Checkpoint inhibitors are drugs which ‘take the brakes off’ the immune system, allowing tumour cells to be destroyed.
How Checkpoint inhibitors work
Normal cells in your body have particular proteins on their surface that the immune system recognises as not dangerous, so your body’s immune system doesn’t attack them. As these proteins effectively hold the immune system in check, they are called ‘checkpoint proteins’.
However, tumour cells can sometimes fool the immune system by also producing these checkpoint proteins, preventing the immune system from recognising them as dangerous and from attacking them.
‘Checkpoint inhibitors’ are drugs that block these checkpoint proteins, so the tumour cells now become visible to the immune system and the ‘brakes’ are taken off the immune system, allowing the tumour cells to be destroyed.
The down-side of this, however, is that it also takes the brakes off the immune system attacking your normal cells. This can lead to various side-effects, which can occur at any time and can affect many different organs.
Taking the Brakes Off the Immune System
Narrated by Jill O’Donnell-Tormey, Ph.D. from the Cancer Research Institute, this 1-minute animated video provides a quick overview of checkpoint inhibitors.
The most common side-effects are rash, diarrhoea, reduced levels of thyroid hormone, and fatigue. More severe side-effects can be due to inflammation of the lung, intestines or liver, hormonal abnormalities, and kidney, heart, or neurologic problems.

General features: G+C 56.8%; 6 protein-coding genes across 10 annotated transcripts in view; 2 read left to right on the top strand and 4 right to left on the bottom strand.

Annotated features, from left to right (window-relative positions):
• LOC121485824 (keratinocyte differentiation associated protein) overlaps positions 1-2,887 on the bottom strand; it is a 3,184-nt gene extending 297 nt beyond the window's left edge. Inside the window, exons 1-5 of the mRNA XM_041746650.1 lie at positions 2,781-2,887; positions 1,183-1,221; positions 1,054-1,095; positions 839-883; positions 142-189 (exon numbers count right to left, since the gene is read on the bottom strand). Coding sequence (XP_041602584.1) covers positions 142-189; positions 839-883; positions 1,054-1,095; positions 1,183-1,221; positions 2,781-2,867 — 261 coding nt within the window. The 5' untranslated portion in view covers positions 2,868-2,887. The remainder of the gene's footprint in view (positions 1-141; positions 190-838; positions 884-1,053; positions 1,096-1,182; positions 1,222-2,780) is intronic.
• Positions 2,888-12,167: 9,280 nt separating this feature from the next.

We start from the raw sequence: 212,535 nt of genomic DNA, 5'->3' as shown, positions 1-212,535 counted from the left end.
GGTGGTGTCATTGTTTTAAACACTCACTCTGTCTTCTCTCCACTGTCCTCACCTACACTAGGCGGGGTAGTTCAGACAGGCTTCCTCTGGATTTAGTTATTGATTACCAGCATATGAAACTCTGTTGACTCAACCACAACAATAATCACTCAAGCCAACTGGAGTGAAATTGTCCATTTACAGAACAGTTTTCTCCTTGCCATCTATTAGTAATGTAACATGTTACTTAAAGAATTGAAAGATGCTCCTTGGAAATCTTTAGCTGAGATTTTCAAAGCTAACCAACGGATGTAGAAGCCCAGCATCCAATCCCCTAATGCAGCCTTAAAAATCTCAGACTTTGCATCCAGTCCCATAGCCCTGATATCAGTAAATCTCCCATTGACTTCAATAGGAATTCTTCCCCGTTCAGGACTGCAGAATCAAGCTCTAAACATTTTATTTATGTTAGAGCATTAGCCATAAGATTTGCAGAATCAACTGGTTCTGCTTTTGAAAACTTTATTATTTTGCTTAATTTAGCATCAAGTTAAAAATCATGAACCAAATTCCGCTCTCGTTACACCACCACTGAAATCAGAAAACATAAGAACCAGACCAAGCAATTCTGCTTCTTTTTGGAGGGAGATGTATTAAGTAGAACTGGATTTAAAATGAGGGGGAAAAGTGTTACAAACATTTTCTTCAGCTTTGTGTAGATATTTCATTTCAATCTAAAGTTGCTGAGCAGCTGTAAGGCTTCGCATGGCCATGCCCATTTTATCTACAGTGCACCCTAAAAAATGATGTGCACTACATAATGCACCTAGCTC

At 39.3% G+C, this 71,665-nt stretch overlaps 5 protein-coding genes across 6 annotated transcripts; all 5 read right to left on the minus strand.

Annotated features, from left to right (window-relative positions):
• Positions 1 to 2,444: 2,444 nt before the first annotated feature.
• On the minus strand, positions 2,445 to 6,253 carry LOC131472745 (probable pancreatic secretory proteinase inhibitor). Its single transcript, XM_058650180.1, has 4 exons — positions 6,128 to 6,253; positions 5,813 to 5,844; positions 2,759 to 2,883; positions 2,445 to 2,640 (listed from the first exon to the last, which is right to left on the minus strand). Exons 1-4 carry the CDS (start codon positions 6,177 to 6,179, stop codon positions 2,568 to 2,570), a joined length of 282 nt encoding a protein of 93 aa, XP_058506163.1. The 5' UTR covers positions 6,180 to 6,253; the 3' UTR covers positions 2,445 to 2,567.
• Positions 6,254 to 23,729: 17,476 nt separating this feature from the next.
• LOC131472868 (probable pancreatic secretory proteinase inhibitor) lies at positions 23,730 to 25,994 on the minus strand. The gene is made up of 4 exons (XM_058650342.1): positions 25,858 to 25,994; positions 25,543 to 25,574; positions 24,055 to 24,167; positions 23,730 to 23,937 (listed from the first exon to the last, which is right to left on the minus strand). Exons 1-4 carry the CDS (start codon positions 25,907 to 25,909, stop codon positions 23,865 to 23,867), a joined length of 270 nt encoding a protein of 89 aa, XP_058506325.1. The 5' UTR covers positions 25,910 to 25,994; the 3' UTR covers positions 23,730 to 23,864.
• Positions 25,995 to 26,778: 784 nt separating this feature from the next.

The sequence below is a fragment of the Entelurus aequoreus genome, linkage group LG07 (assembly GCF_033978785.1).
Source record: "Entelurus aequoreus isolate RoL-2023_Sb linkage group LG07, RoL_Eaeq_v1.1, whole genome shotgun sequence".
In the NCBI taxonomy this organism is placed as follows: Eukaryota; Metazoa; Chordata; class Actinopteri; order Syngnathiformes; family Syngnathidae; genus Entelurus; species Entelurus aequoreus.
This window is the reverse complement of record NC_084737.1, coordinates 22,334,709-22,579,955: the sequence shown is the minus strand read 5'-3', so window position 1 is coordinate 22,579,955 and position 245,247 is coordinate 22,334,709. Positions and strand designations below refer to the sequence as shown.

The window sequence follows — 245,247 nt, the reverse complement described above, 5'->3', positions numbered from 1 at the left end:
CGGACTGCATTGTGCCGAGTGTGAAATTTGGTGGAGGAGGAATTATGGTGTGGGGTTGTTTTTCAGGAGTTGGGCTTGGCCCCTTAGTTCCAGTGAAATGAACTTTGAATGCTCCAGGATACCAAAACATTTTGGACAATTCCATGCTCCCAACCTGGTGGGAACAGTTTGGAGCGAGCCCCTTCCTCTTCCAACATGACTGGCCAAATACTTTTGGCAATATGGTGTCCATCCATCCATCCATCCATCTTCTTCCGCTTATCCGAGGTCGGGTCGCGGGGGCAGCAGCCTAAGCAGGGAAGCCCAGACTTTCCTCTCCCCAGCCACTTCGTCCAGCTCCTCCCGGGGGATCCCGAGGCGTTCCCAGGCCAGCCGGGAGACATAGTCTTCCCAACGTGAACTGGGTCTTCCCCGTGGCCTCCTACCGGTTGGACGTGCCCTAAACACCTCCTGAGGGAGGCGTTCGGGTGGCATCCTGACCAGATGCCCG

If the side-effects are mild, it may be possible to continue using the checkpoint inhibitors, but you will need to be closely monitored.
If the side-effects are more than mild, you will have to stop using the checkpoint inhibitors. This may be temporarily or may be permanently, depending on the severity of your reaction to them. You may also have to take corticosteroids for at least 6 weeks to reduce the inflammation.
Immunotherapy clinical trials for brain tumours
So far only a few checkpoint inhibitors have gained approval (in some countries only) and these are for use with other tumours/cancers, such as melanoma, Hodgkin’s lymphoma and urothelial cancer.
However, some are in clinical trials or studies for brain tumours – for example:
Information about clinical trials can be found at ClinicalTrials.gov
It should also be remembered that many cancer patients don’t respond to immune checkpoint inhibitors. There is, however, growing interest in combining these agents with chemotherapy, radiotherapy, and other treatments to boost their effectiveness, such as the one listed above – ipilimumab with bevacizumab (Avastin) in glioblastoma.
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